1981 changed all that virtually overnight. Suddenly the streets were full of black teenagers linking arms across the pavements to force me, or any other white person, to walk in the gutter. The abuse wasn’t yet openly expressed, but the atmosphere had changed. Within weeks the muggings had started, then the ‘steaming’ – gangs of 20 or 30 overwhelming shop keepers and walking out with entire racks of leather jackets or hundreds of pairs of Levi jeans. The street markets had become a danger zone, not somewhere to idle away an hour or so. You could no longer be seen in the clubs – not as a white girl if you had any sense of decency.
My house was burgled. I didn’t have a lot – but it had gone. I acquired an Alsatian who lived in the garden. During the ’85 riots, the Police, in an early example of ‘kettling’, had corralled the rioting teenagers in a square at the back of the house. The only way out of that square was by scaling garden walls and breaking into one of our row of houses. The landlord of our local pub had been rescued in the nick of time by police, tied to a chair and doused with petrol, in one of his upstairs rooms.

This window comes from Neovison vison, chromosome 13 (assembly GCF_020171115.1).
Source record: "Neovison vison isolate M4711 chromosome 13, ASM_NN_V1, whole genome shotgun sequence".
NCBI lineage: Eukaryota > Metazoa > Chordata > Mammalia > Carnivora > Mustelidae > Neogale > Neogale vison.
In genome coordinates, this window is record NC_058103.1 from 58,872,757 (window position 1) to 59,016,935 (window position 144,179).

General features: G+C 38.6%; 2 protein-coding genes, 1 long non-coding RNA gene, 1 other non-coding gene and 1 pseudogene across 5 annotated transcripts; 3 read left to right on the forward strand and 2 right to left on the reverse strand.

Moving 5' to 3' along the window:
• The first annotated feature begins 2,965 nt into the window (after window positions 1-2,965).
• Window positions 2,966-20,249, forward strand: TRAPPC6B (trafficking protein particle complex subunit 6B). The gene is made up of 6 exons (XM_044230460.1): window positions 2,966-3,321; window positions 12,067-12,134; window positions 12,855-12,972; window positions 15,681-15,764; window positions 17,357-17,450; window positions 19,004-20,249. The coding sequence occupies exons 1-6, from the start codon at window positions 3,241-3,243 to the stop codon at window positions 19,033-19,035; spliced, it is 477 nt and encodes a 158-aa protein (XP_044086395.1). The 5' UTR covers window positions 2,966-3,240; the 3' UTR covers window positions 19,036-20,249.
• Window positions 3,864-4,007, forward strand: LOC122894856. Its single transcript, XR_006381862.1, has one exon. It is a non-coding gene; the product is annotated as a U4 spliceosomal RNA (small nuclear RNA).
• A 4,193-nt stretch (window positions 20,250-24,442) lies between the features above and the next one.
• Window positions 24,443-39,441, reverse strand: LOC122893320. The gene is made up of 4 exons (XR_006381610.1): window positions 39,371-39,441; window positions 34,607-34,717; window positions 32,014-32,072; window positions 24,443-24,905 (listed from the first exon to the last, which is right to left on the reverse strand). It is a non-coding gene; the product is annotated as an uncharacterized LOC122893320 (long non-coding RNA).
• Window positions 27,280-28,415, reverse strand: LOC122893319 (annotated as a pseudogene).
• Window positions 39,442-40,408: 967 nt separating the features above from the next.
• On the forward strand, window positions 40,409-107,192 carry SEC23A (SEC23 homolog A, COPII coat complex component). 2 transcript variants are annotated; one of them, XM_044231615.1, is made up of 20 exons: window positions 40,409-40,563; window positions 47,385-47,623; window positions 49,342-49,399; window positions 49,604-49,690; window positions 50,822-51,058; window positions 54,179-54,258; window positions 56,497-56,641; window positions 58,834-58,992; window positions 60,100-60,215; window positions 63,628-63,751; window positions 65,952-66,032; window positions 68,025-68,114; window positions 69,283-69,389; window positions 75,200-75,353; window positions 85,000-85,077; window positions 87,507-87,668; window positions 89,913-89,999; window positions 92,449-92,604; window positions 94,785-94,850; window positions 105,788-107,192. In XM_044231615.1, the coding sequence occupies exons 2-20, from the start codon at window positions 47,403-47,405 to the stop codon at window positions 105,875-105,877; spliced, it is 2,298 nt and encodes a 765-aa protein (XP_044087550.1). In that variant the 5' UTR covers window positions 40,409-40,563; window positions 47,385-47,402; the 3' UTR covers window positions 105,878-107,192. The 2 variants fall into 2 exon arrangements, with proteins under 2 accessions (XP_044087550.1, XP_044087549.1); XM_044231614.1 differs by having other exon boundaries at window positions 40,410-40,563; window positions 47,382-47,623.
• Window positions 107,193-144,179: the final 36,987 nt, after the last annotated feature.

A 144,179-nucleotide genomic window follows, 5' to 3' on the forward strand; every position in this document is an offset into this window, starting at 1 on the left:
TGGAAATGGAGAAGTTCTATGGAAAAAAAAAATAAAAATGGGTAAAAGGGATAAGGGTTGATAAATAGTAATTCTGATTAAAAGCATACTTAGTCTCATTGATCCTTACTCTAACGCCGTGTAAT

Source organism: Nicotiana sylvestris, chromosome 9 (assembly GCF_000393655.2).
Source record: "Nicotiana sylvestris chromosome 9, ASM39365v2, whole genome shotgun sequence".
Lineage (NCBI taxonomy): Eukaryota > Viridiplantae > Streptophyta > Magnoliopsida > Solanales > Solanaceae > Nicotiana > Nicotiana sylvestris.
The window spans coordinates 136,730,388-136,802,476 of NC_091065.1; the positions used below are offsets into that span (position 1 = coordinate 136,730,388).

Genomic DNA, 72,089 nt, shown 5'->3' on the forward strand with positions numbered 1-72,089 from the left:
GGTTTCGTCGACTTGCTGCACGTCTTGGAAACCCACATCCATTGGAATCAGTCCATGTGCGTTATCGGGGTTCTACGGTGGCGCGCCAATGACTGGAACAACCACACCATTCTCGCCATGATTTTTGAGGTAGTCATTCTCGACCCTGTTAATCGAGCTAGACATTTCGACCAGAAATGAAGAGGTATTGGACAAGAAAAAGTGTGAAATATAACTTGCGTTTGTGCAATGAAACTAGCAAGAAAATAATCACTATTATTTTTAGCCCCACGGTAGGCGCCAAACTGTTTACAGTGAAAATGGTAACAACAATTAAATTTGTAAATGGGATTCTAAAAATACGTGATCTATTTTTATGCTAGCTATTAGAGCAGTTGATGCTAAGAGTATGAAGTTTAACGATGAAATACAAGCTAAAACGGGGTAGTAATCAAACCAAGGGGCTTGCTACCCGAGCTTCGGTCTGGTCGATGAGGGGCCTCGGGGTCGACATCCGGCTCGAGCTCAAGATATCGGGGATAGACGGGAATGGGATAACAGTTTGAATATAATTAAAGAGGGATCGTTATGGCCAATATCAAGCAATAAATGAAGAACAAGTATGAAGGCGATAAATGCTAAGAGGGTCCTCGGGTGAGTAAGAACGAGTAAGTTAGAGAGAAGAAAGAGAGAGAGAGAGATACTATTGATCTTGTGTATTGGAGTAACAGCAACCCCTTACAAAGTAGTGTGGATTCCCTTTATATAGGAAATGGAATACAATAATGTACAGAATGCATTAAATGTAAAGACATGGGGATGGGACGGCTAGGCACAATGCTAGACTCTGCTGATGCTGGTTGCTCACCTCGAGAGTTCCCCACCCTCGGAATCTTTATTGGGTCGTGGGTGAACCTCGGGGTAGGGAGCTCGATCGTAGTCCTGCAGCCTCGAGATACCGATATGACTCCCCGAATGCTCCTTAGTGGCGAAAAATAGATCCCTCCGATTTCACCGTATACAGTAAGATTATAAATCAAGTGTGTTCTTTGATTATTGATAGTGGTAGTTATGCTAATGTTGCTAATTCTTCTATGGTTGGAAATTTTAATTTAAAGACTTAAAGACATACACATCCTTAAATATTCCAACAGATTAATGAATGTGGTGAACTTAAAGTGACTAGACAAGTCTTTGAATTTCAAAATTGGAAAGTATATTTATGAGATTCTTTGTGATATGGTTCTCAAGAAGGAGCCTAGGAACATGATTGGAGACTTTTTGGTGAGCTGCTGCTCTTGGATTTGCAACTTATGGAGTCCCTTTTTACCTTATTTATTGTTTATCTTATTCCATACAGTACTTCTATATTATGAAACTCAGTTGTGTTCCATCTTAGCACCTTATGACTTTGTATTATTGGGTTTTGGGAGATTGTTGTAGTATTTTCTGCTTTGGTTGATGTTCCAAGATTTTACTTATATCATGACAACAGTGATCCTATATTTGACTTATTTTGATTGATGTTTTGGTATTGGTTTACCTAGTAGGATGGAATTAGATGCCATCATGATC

I went to bed that night with a wood chopping axe under the pillow and the Alsatian by my side. It was terrifying. I had learnt to fear my neighbours.
I was burgled again. An opportunist thief; passport, jewellery, gold lighter, that sort of thing. The police arrived and I was suitably middle class and non-judgemental. Made them a cup of tea, calmly gave them a list of what was missing, failed to repeat the unsourced rumour that a young black man had been seen poking his head over the garden wall – it might have had nothing to do with the burglary. The Alsatian was chomping merrily on an enormous bone – animal unfortunately, not the burglars…